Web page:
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The Politics of Richard WrightPerspectives on Resistance$
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Jane Anna Gordon and Cyrus Ernesto Zirakzadeh

Print publication date: 2018

Print ISBN-13: 9780813175164

Published to Kentucky Scholarship Online: May 2019

DOI: 10.5810/kentucky/9780813175164.001.0001

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Alternative Readings of Bigger Thomas

Alternative Readings of Bigger Thomas

(p.64) 4 Alternative Readings of Bigger Thomas
The Politics of Richard Wright

Cyrus Ernesto Zirakzadeh

University Press of Kentucky

Bigger Thomas, one of Richard Wright’s most memorable and distinctive fictional creations, has been interpreted in vastly different ways. This is partly because readers bring to Native Son different sets of beliefs about US capitalism, about the psychology of US racism, about the spiritual resources of black communities, and about the commitments and priorities of the United States government. This chapter, by Cyrus Ernesto Zirakzadeh, compares how Irving Howe, Ralph Ellison, James Baldwin, and Richard Wright interpreted Bigger’s story. The comparison reminds us of the variety of political projects to which the story can be put to use, and the possible futures for the United States—from working-class fascism, to state-led progressivism, to black communalism, to interracial fantasies and nightmares—that Bigger’s tale can illuminate.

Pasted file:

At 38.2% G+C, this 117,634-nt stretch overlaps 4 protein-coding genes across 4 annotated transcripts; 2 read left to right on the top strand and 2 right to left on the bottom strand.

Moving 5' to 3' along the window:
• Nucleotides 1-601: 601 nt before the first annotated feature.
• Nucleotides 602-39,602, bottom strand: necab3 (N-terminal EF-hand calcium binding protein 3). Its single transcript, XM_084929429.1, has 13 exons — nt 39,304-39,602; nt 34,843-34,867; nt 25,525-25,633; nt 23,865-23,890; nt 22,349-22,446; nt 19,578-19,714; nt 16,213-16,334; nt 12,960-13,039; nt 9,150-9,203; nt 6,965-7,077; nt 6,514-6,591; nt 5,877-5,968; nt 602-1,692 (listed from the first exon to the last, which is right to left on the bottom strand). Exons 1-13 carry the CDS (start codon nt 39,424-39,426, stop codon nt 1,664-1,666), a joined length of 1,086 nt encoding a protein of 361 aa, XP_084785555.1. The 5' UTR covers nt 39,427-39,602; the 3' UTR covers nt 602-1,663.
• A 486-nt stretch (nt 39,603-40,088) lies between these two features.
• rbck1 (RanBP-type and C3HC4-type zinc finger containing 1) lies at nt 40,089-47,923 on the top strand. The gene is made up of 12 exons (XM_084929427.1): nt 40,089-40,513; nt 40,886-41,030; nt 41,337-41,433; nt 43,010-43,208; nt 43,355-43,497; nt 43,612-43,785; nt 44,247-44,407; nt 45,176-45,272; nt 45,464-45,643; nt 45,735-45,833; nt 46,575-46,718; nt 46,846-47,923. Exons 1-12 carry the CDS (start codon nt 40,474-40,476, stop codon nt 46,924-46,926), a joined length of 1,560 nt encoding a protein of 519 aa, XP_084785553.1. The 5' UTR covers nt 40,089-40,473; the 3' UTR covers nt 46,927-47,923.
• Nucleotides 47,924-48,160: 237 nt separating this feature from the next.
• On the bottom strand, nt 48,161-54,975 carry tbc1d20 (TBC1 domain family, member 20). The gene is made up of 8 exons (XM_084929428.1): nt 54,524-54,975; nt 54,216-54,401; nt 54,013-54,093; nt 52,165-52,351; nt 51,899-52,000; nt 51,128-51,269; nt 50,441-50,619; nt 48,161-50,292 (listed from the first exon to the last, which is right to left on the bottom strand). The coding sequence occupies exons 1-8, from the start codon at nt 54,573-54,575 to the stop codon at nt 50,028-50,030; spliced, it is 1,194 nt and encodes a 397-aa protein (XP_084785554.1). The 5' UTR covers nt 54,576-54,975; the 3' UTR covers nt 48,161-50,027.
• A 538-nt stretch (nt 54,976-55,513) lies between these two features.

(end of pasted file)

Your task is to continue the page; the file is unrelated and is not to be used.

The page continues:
Keywords:   Richard Wright, Bigger Thomas, Irving Howe, Ralph Ellison, James Baldwin, American racism

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